Latest Transposon Stories
Hereditary information flows from parents to offspring not just through DNA but also through the millions of proteins and other molecules that cling to it.
In a paper published in Genome Research on Nov. 4, scientists at the Genome Institute of Singapore (GIS) report that what was previously believed to be "junk" DNA is one of the important ingredients distinguishing humans from other species.
Iowa State University researchers helped write the first draft of the corn genome sequence that will be announced Thursday, Feb. 28, at the 50th Annual Maize Genetics Conference in Washington, D.C.
Howard Hughes Medical Institute researchers have harnessed a mobile gene from the cabbage looper moth and modified it for routine use to determine the function of genes in mice and other vertebrates. If the new tool works as they expect, it will speed understanding of genes involved in human biology and disease and accelerate the search for effective new therapies.
A collaborative project between American and Chinese researchers developed a way to study the function of genes in mice and man by using a moveable genetic element from moths, according to a report in the journal Cell.
In a paper published in this week's Proceedings of the National Academy of Sciences (PNAS), MBL scientists Irina R. Arkhipova and Matthew Meselson provide evidence that suggests bdelloid rotifers--which probably gave up sex at least 50 million years ago but have still evolved into 370 species--handle DNA transposons more efficiently than other asexual species.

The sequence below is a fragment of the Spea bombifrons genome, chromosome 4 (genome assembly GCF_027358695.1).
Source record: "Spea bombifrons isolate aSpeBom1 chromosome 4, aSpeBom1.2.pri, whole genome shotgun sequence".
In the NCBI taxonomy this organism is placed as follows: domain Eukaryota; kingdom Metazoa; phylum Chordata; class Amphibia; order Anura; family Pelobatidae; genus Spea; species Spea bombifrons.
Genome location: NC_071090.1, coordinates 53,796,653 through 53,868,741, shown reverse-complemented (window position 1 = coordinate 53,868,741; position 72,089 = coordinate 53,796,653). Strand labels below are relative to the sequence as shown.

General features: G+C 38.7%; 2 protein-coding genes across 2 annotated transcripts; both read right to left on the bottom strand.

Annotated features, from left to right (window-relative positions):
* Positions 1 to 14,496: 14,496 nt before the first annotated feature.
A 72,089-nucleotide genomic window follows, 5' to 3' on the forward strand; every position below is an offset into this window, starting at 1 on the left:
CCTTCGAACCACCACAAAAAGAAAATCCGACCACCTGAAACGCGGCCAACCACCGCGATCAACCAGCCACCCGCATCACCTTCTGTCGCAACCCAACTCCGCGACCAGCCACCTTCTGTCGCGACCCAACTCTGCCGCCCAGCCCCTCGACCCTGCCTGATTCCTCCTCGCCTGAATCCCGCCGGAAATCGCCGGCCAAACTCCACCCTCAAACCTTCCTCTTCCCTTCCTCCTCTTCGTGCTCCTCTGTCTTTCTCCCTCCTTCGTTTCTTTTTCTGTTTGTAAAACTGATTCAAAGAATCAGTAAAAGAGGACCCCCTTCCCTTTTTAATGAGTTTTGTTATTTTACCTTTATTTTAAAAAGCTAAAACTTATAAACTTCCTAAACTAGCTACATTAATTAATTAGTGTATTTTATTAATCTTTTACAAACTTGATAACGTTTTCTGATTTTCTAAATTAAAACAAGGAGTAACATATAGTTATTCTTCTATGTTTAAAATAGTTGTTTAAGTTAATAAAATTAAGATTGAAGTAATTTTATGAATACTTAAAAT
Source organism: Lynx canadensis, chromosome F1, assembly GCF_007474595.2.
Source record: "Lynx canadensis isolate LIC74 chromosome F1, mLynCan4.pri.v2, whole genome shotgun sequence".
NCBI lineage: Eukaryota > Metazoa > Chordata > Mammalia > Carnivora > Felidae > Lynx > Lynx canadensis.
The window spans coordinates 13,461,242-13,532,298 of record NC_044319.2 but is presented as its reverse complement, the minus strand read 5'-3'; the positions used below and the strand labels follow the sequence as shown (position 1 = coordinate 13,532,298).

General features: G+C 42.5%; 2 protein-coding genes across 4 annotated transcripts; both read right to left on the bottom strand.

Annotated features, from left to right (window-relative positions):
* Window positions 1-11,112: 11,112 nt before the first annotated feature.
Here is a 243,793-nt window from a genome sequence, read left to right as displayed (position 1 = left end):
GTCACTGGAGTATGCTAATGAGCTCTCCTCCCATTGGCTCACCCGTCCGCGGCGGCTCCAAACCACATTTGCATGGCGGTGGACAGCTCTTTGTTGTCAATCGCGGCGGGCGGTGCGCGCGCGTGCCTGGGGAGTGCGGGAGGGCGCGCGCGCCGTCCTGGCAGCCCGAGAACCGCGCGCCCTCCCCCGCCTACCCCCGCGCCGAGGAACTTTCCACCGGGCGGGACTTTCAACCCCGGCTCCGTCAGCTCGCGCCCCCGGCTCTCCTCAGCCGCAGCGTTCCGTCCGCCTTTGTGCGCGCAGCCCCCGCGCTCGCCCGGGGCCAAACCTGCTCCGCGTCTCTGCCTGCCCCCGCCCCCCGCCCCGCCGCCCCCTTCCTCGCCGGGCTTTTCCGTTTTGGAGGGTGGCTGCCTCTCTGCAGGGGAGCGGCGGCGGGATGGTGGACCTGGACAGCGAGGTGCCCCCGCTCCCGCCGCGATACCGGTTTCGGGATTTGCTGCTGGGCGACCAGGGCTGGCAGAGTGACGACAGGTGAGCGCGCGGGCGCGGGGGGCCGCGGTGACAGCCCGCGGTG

In 1909, while harvesting a typical corn crop (Zea mays) in Illinois, a field worker noticed a plant so unusual that it was initially believed to be a new species. Its "peculiarly shaped ear" was "laid aside as a curiosity" and the specimen was designated Zea ramosa (from the Latin ramosus, "having many branches"). Due to the alteration of a single gene, later named ramosa1, both the ear and the tassel of the plant were more highly branched than usual, leading to loose, crooked kernel rows...
Researchers at the University of Minnesota Cancer Center and the National Cancer Institute have discovered a new method that could accelerate the way cancer-causing genes are found and could lead to a more accurate identification of the genes, according to two studies in the July 14, 2005, issue of Nature.
A group of LSU researchers, led by biological sciences Professor Mark Batzer, have unraveled the details of a 25-million-year-old evolutionary process in the human genome.
Scientists document temporal bias in gene duplication events for a complex region of human chromosome 2.
- A volcanic mudflow.